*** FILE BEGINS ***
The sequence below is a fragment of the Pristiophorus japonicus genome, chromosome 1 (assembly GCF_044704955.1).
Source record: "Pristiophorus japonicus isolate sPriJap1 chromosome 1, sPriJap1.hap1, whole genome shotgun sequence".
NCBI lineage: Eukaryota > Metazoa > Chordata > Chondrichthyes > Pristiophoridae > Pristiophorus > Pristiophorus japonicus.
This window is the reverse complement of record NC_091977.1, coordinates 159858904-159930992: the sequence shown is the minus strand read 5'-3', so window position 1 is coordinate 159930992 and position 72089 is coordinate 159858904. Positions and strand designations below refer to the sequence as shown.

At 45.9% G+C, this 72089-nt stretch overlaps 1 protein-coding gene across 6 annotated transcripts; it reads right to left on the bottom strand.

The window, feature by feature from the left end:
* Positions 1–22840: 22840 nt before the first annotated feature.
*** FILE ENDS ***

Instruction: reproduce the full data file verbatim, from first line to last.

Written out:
The sequence below is a fragment of the Pristiophorus japonicus genome, chromosome 1 (assembly GCF_044704955.1).
Source record: "Pristiophorus japonicus isolate sPriJap1 chromosome 1, sPriJap1.hap1, whole genome shotgun sequence".
NCBI lineage: Eukaryota > Metazoa > Chordata > Chondrichthyes > Pristiophoridae > Pristiophorus > Pristiophorus japonicus.
This window is the reverse complement of record NC_091977.1, coordinates 159858904-159930992: the sequence shown is the minus strand read 5'-3', so window position 1 is coordinate 159930992 and position 72089 is coordinate 159858904. Positions and strand designations below refer to the sequence as shown.

At 45.9% G+C, this 72089-nt stretch overlaps 1 protein-coding gene across 6 annotated transcripts; it reads right to left on the bottom strand.

The window, feature by feature from the left end:
* Positions 1–22840: 22840 nt before the first annotated feature.